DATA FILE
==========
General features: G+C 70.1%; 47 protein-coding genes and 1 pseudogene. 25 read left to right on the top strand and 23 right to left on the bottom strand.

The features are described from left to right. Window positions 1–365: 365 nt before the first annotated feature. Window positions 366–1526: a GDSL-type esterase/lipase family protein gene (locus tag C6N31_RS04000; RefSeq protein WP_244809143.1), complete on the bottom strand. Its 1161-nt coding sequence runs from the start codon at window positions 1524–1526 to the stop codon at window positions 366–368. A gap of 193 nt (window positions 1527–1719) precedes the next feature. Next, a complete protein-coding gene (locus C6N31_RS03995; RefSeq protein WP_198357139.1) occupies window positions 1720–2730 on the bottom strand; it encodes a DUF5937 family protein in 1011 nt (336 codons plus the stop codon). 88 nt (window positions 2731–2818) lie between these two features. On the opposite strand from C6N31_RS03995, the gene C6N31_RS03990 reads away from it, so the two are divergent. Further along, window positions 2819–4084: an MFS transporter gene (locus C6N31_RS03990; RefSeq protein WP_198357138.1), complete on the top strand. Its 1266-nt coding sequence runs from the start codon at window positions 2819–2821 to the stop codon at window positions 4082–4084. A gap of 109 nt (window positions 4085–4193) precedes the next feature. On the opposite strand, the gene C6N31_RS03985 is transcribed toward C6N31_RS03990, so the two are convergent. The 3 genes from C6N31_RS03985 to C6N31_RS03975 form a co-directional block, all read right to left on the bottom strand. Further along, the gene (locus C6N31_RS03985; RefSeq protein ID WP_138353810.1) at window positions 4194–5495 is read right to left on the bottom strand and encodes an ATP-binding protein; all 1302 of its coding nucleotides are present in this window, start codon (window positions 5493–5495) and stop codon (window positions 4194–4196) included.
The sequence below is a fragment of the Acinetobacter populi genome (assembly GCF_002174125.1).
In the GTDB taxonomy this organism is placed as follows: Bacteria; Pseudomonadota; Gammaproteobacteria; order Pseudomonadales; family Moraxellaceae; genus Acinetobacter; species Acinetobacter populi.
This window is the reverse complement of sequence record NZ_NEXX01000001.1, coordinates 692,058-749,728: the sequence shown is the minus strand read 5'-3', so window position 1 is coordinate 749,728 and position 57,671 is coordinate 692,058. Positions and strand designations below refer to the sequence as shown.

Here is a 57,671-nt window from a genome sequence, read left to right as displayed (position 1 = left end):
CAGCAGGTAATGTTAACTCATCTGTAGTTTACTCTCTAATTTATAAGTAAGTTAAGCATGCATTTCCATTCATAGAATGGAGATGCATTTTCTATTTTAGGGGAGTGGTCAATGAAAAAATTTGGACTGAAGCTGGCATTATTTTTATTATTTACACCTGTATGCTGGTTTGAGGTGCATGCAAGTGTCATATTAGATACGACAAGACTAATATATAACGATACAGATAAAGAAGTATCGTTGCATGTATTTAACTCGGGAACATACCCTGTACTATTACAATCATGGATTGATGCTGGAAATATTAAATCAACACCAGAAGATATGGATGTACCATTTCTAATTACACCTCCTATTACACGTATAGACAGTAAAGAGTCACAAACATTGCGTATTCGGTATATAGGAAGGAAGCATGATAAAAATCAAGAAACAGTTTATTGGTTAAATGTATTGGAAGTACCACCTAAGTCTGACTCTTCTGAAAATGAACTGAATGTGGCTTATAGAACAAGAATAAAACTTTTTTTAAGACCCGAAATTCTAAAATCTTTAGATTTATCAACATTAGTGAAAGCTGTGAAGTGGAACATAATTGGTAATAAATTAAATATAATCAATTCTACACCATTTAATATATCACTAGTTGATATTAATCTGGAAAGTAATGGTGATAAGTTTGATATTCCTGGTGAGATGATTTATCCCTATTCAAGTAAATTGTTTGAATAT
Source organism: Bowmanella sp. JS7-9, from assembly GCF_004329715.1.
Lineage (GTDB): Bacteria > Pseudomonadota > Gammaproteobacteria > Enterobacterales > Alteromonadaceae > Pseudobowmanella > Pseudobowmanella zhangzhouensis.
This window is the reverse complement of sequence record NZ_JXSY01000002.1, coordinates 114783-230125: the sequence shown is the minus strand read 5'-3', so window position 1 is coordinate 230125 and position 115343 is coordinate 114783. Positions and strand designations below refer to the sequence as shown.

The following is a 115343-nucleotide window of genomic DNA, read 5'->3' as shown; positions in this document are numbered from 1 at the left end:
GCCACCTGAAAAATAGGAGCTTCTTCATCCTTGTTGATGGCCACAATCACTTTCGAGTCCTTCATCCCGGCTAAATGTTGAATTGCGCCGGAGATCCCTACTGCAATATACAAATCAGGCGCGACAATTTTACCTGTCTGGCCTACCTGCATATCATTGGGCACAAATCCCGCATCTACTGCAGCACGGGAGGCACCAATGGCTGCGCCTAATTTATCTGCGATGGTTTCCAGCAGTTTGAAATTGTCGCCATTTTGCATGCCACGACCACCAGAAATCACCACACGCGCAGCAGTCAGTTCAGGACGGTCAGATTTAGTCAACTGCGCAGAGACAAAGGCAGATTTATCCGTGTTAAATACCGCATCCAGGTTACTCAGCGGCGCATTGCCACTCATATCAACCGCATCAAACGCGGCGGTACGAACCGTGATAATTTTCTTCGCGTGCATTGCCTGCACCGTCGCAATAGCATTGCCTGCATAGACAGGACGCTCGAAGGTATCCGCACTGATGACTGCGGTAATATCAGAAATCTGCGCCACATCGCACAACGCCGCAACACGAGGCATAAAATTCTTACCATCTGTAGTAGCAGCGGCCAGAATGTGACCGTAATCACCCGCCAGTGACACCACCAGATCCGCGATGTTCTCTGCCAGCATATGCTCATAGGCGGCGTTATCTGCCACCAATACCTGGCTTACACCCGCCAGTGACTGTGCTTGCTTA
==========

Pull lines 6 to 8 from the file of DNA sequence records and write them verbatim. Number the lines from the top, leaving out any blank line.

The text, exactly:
Here is a 57,671-nt window from a genome sequence, read left to right as displayed (position 1 = left end):
CAGCAGGTAATGTTAACTCATCTGTAGTTTACTCTCTAATTTATAAGTAAGTTAAGCATGCATTTCCATTCATAGAATGGAGATGCATTTTCTATTTTAGGGGAGTGGTCAATGAAAAAATTTGGACTGAAGCTGGCATTATTTTTATTATTTACACCTGTATGCTGGTTTGAGGTGCATGCAAGTGTCATATTAGATACGACAAGACTAATATATAACGATACAGATAAAGAAGTATCGTTGCATGTATTTAACTCGGGAACATACCCTGTACTATTACAATCATGGATTGATGCTGGAAATATTAAATCAACACCAGAAGATATGGATGTACCATTTCTAATTACACCTCCTATTACACGTATAGACAGTAAAGAGTCACAAACATTGCGTATTCGGTATATAGGAAGGAAGCATGATAAAAATCAAGAAACAGTTTATTGGTTAAATGTATTGGAAGTACCACCTAAGTCTGACTCTTCTGAAAATGAACTGAATGTGGCTTATAGAACAAGAATAAAACTTTTTTTAAGACCCGAAATTCTAAAATCTTTAGATTTATCAACATTAGTGAAAGCTGTGAAGTGGAACATAATTGGTAATAAATTAAATATAATCAATTCTACACCATTTAATATATCACTAGTTGATATTAATCTGGAAAGTAATGGTGATAAGTTTGATATTCCTGGTGAGATGATTTATCCCTATTCAAGTAAATTGTTTGAATAT
Source organism: Bowmanella sp. JS7-9, from assembly GCF_004329715.1.